Sarah and Eamon: BRFs since 2008!
For AMR Creative Coach Sarah Wassner Flynn, becoming a mom and becoming a marathoner have both been extremely transformative experiences.
The other day, I dropped my off 14-year-old son, Eamon, at his first day of high school cross-country practice.
Though a relatively ordinary event as far as major life milestones go, the minute he hopped out of the car to meet up with his new teammates and coach, I became awash with emotions. How did we get here so quickly? Wasn’t it just a few days ago when I was pushing him in our trusty BOB jogging stroller along the Hudson River waterfront, him clutching his Thomas the Tank Engine train in one pudgy hand and a sippy cup in the other? “Faster, Mommy, faster!” he’d squeal in his high-pitched toddler voice. I’d pick up the pace, laughing at his commands through truncated breaths. Sometimes, if I timed our run right, Eamon would fall asleep in the stroller, and I’d pop in my headphones to listen to a new podcast a friend told me about—something called Another Mother Runner hosted by these supportive, funny, and wise women named Dimity and Sarah. (Fun fact: AMR was the very first podcast I ever listened to!)
In many ways, my son’s blink-and-you-miss-it trajectory through childhood is not unlike my recent training block for the Medtronic Twin Cities Marathon. Becoming a mom and becoming a marathoner have both been extremely transformative periods in my life. I’ve been forced out of my comfort zone, challenged, and pleasantly surprised. And they’ve both gone by in a relative snap.
“Becoming a mom and becoming a marathoner have both been extremely transformative periods in my life. I’ve been forced out of my comfort zone, challenged, and pleasantly surprised. And they’ve both gone by in a relative snap.”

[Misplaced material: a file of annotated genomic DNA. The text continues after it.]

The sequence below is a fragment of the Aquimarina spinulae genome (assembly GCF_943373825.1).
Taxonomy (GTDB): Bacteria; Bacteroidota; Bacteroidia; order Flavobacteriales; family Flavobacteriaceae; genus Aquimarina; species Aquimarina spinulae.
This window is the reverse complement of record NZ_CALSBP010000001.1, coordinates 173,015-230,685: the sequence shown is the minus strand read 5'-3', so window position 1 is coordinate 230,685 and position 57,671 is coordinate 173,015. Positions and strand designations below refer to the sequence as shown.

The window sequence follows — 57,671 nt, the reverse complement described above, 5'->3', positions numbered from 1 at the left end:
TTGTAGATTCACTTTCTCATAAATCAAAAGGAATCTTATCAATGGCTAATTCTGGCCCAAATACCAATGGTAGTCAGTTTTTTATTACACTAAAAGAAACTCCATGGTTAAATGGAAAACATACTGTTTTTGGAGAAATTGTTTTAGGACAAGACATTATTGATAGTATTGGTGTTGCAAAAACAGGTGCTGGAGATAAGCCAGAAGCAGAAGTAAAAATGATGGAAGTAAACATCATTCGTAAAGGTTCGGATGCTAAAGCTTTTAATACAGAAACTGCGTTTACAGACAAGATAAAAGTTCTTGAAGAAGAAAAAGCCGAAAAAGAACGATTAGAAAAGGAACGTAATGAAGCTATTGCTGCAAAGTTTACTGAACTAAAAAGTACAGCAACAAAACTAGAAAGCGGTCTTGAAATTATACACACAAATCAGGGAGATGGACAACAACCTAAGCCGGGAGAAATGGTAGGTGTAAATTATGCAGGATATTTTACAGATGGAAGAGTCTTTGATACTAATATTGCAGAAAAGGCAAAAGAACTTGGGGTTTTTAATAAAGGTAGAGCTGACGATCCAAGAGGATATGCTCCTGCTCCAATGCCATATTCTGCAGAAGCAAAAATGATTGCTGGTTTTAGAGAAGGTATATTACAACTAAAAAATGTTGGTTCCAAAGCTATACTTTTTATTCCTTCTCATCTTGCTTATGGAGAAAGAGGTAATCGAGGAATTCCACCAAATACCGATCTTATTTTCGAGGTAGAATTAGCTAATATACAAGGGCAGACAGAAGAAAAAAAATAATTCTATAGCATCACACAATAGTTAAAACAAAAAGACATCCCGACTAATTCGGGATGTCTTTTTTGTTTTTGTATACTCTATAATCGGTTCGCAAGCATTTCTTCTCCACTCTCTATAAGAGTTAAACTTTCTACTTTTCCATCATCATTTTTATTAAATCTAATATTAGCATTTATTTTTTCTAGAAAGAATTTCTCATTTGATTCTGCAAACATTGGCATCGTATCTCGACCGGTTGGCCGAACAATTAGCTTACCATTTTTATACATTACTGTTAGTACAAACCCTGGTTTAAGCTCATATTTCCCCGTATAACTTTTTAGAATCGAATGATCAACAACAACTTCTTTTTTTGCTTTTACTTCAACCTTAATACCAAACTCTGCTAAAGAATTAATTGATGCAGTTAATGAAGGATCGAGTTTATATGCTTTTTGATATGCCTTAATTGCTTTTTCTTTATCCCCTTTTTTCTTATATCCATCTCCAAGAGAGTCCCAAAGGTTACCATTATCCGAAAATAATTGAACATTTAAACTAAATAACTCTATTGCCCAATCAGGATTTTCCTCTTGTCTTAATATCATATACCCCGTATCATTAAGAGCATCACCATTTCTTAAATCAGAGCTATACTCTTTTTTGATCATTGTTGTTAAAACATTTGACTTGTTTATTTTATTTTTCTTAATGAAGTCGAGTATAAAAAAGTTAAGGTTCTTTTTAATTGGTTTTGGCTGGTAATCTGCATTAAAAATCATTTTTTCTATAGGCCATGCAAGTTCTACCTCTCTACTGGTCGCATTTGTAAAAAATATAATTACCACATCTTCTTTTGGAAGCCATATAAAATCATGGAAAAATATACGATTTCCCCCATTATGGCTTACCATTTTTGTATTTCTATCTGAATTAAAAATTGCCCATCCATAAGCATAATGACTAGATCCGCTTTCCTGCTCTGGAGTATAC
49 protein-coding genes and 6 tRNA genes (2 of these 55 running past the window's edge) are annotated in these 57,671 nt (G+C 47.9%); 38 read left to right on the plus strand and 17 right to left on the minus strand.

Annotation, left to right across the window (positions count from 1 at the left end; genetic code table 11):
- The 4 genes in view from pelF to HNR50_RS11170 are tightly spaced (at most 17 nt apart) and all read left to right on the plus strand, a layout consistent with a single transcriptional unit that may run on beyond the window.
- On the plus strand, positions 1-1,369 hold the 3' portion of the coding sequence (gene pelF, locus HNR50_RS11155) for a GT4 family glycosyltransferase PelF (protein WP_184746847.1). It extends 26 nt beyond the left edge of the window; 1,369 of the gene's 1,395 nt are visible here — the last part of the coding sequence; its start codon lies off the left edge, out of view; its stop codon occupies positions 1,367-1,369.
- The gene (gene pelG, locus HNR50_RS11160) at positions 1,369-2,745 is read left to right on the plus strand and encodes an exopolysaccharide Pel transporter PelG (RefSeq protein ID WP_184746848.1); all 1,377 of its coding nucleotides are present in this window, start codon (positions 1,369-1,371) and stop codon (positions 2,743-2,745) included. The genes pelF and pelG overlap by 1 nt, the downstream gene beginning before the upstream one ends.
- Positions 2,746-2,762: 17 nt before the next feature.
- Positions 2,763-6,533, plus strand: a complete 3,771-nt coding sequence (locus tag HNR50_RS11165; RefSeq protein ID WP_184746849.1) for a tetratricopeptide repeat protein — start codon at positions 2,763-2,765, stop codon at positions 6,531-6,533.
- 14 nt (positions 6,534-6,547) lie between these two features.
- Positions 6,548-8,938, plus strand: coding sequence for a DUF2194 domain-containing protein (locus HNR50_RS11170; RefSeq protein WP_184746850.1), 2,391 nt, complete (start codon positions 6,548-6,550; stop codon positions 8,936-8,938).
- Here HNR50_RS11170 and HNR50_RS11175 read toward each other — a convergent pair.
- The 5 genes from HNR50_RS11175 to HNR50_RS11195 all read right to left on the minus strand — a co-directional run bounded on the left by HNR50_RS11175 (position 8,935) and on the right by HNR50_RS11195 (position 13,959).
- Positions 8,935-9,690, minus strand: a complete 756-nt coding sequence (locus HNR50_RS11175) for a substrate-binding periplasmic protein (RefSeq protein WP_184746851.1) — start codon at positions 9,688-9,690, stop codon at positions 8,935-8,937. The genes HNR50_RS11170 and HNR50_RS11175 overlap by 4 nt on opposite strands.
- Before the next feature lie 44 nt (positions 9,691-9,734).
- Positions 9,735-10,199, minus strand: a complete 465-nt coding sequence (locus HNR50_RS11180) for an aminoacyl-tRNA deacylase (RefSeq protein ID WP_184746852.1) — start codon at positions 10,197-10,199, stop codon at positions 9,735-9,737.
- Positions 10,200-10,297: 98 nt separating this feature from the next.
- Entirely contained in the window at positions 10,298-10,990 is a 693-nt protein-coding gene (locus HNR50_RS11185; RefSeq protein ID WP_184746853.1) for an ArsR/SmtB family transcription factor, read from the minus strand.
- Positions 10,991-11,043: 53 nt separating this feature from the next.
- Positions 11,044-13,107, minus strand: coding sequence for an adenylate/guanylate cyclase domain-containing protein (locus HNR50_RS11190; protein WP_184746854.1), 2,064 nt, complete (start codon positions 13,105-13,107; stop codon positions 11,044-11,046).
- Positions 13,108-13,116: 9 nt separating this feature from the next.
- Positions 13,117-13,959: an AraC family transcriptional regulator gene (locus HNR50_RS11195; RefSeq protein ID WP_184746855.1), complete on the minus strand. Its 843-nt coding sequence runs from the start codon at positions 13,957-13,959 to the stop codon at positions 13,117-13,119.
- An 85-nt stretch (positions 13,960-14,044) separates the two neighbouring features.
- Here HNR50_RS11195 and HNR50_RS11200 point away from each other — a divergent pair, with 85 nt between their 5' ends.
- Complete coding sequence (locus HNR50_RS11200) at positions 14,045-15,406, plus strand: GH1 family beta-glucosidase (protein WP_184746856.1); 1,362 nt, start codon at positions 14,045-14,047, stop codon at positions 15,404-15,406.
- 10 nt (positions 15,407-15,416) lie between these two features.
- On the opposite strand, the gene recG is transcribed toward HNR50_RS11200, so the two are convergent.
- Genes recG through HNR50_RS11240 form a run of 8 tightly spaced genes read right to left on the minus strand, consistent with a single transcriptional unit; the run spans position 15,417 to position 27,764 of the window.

Of course, time doesn’t always feel like it’s moving at triple speed (the days being long and the years short and all that). I think back to Eamon’s earliest days of infancy, when the new mom woes of sleep deprivation and breastfeeding struggles coupled with his frequent crying jags made each hour feel like an eon. As I’d pace our apartment with a screaming, wriggling infant in my arms, or endlessly bounce on a yoga ball to calm him down, I’d become enveloped in doubts about my abilities as a parent. Similarly, when I first started training for Twin Cities a couple months back, some of my runs—even the shorter ones—felt unremitting. I’d tick off ten sweaty, sluggish miles in the summer heat and question why I signed up for this and how I’d ever get through 26.2.
As Eamon transitioned from a fussy newborn to a chubby baby with a sweet smile framed by delectable dimples to an inquisitive and precocious toddler, we truly hit our stride. There were the core-memory days (his first steps at 10 months old, his first time at the beach; his first everything), the days he so nicely shared with others on the playground, the days he recited his ABCs or did something otherwise remarkable that left me brimming with confidence that I was doing this mom thing right, after all (to the point that I decided I wanted 100 more babies, or at least three more).
Just the two of us: Eamon and I after one of our many early runs together.
Recently, while training, I’ve experienced equally memorable moments: Nailing a seemingly impossible workout, finishing some of my longest runs ever, and allowing myself to truly believe that I am, in fact, cut out for this marathon thing. And though I haven’t quite decided that I want to do 100 marathons, I do see myself running at least a few more.
Sweaty–but smiling big–after a recent 15-mile run.
While I still have some six weeks to go before I hit the starting line in Minneapolis and so much can happen between now and then, I have a hunch the next month-and-a-half will fly by. If the past 14 years have taught me anything, time has a way of doing that. So, as excited as I am to put my training to the test and see what I can do in the Twin Cities on October 2, I’m also trying to stay present, savor every step, learn as I go—and enjoy the process.
I just better not blink.
Sigh, they grow up so fast! Pretty soon, he’ll be taller than me.